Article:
In Australia, some call today Harmony Day.
No other nation across the world calls March 21st Harmony Day. Instead they choose to use the correct term, The International Day for the Elimination of Racial Discrimination.
Calling the 21st of March ‘Harmony Day’ undermines the discussion we should be having: there is racism in our country. We need to call it out, at all levels. Racism is endemic in this country. For the last 200 years the history of this country has been founded by occupation, genocide and discrimination. More recently the Cronulla riots in 2001 brought some of this to the surface. Yet every day, those of us who have arrived more recently experience racism and discrimination as part of daily living. This can be compounded for women, young people and people of colour.
We are confronted by negative images, we are spoken down to and our voices are denied a platform to challenge the structures that oppress us. Our treatment of and the health of our First Nations People is a barometer for how we as a country address systemic racism and discrimination.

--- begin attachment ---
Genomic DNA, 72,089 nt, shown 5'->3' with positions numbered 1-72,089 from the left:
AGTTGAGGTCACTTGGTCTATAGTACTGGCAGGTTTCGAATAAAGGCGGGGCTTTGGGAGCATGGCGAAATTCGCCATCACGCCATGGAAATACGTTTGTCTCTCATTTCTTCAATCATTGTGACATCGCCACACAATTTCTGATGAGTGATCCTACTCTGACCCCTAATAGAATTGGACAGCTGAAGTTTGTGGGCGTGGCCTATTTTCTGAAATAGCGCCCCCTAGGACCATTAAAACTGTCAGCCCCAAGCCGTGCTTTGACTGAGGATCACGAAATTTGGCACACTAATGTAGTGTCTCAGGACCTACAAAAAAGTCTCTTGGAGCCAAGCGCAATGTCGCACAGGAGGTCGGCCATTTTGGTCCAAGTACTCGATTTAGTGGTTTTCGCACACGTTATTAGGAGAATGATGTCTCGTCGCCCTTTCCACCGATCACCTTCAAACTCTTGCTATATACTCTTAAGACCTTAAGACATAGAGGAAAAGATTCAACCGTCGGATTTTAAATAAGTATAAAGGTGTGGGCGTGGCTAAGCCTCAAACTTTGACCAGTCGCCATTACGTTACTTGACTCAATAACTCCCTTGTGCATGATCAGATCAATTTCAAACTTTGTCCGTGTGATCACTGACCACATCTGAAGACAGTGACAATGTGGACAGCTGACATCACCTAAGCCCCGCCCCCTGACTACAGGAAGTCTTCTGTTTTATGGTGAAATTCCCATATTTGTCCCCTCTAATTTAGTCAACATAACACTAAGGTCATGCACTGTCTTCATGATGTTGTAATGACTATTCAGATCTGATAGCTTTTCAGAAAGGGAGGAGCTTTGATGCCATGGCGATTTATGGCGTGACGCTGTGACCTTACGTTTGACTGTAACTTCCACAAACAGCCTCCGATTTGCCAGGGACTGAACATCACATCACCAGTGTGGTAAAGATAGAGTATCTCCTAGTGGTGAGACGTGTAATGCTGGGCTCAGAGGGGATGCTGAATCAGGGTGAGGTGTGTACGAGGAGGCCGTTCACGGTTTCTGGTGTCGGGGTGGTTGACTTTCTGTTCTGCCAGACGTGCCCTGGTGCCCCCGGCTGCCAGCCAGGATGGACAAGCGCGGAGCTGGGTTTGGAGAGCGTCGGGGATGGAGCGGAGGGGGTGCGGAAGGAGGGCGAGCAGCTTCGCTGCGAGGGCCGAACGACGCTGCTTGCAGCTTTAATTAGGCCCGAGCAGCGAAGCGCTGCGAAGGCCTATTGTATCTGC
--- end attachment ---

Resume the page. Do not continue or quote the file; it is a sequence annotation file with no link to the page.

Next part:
In order for us to move forward, we as a country must acknowledge the truth about our racist history.
The tragic Christchurch massacre is symptomatic of a society that has failed to acknowledge its inherent racism and structural oppression.
CEH works to improve the health of people from migrant and refugee backgrounds. We know that everyone has the right to be healthy and safe.
Call today by its proper name, call out biased media accounts, stereotyping jokes and discriminatory policies out for what they are: A racist foundation for another extremist attack.